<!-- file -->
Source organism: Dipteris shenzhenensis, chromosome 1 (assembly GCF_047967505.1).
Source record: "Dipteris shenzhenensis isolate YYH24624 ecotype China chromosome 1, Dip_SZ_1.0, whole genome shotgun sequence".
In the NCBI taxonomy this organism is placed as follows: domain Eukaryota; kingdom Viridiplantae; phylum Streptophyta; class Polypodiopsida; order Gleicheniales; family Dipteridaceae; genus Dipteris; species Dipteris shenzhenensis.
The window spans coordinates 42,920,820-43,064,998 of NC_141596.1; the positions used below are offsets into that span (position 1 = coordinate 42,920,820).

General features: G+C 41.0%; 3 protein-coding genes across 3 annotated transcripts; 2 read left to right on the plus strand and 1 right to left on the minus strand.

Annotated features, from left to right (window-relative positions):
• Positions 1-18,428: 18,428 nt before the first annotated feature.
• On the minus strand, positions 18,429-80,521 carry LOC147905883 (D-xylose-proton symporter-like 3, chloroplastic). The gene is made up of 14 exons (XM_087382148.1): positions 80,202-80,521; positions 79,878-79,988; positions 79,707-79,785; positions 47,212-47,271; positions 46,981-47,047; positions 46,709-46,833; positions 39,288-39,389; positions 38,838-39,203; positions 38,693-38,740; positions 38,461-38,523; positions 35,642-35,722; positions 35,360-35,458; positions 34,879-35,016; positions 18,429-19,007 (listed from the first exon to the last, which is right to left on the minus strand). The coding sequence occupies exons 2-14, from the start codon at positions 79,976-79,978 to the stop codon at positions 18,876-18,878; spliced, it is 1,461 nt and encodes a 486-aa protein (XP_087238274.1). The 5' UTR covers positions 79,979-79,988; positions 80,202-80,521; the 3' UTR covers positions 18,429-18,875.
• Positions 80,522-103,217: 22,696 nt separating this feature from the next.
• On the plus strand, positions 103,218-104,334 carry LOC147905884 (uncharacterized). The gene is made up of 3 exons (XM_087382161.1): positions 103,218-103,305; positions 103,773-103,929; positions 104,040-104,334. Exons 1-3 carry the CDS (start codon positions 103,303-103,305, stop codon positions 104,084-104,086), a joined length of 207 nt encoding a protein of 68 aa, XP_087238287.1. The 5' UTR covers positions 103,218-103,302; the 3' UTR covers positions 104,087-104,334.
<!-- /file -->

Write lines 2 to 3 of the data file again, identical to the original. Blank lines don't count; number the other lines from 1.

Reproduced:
Source record: "Dipteris shenzhenensis isolate YYH24624 ecotype China chromosome 1, Dip_SZ_1.0, whole genome shotgun sequence".
In the NCBI taxonomy this organism is placed as follows: domain Eukaryota; kingdom Viridiplantae; phylum Streptophyta; class Polypodiopsida; order Gleicheniales; family Dipteridaceae; genus Dipteris; species Dipteris shenzhenensis.